Fibroblastic reticular cells (FRCs) are stromal cells in secondary lymphoid organs, the major sites for HIV-1 infection of CD4+ T cells. Although FRCs regulate T cell survival, proliferation, and migration, whether they play any role in HIV-1 spread has not been studied. Here, we show that FRCs enhance HIV-1 spread via trans-infection in which FRCs capture HIV-1 and facilitate infection of T cells that come into contact with FRCs. FRCs mediate trans-infection in both two- and three-dimensional culture systems and in a manner dependent on the virus producer cells. This producer cell dependence, which was also observed for virus spread in secondary lymphoid tissues ex vivo, is accounted for by CD44 incorporated into virus particles and hyaluronan bound to such CD44 molecules. This virus-associated hyaluronan interacts with CD44 expressed on FRCs, thereby promoting virus capture by FRCs. Overall, our results reveal a novel role for FRCs in promoting HIV-1 spread.
Secondary lymphoid organs (SLOs), including lymph nodes (LNs), play a central role in dissemination of HIV-1. In both SIV-infected rhesus macaques1,2,3,4,5,6 and HIV-1-infected humans7, a large number of infected CD4+ T cells are detectable in SLOs in contrast with peripheral blood. Furthermore, in infected individuals, SLOs are likely to harbor latent viral reservoirs8,9,10,11 and therefore may become early sites of productive infection in the event of latent virus reactivation12,13,14.
In LNs, T cells reside mainly in a T cell zone in which they are in constant contact with stromal cells known as fibroblastic reticular cells (FRCs)15. FRCs make a sponge-like network, which is an essential part of the T cell zone architecture16. The networks interact with several immune cells including T cells and thereby facilitate cell–cell contacts among them15. FRCs also modulate T cell properties via production of soluble factors including cytokine interleukin-7 (IL-7) and chemokines CCL19 and CCL21. These factors regulate T cell survival, proliferation, and migration16,17. Notably, these soluble factors are also known to alter susceptibility of T cells to HIV-1 infection or regulate the state of latency18,19,20.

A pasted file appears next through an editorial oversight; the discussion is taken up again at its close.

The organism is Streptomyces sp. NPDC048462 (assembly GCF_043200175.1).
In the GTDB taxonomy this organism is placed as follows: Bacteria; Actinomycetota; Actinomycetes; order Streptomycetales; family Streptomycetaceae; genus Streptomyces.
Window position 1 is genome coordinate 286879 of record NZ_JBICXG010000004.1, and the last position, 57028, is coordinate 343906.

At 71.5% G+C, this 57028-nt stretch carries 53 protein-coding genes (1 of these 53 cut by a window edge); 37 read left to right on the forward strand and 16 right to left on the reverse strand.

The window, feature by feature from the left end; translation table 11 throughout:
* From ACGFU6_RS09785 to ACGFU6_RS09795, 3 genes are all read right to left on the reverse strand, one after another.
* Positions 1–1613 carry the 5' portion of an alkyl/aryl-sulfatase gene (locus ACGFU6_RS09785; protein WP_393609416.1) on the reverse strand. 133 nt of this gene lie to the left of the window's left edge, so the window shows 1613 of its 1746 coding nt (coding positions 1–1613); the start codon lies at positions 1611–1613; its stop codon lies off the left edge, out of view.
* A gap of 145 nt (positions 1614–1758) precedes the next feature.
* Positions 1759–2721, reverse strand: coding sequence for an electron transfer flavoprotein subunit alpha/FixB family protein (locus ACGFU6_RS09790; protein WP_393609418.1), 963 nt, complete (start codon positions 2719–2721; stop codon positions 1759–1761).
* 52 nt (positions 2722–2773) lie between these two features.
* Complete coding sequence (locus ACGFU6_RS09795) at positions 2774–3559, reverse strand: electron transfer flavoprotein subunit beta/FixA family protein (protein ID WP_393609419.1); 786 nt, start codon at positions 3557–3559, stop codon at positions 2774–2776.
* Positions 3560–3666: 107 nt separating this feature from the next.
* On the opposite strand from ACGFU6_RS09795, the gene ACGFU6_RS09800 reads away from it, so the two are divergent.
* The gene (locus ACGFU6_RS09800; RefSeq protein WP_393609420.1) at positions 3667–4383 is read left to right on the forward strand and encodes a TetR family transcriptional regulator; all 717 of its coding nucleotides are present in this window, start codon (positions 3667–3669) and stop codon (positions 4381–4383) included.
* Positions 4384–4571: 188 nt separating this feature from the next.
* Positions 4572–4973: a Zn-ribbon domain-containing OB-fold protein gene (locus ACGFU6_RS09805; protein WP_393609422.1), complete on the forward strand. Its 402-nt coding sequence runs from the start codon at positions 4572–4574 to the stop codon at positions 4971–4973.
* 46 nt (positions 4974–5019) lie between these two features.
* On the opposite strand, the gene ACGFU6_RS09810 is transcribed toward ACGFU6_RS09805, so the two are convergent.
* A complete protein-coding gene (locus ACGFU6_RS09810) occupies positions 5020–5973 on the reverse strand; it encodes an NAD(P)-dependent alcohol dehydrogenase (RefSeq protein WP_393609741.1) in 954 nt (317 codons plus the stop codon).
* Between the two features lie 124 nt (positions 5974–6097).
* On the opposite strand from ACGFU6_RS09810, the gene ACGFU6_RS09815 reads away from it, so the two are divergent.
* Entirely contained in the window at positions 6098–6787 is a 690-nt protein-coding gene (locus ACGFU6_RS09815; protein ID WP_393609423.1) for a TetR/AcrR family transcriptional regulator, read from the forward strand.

Although T cell zones and FRC networks therein are progressively damaged over the course of HIV-1 infection in vivo, which is implicated in CD4+ T cell depletion21, at early stages of the infection SIV-infected T cells are detectable in T cell zones of LNs in rhesus macaques3,6. Moreover, follicular helper T (Tfh) cells, which constitute a persistent reservoir in SLO germinal centers in aviremic individuals5,11,22, are susceptible to infection in T cell zones while they are still precursors23. Infection of Tfh cells in follicles22,24 may still occur near FRCs, since FRCs are also present in follicular regions25. Therefore, it is quite conceivable that FRCs regulate HIV-1 spread and persistence in LN T cells through their structural role or release of soluble factors. However, whether FRCs actually play any role in HIV-1 spread has not been studied.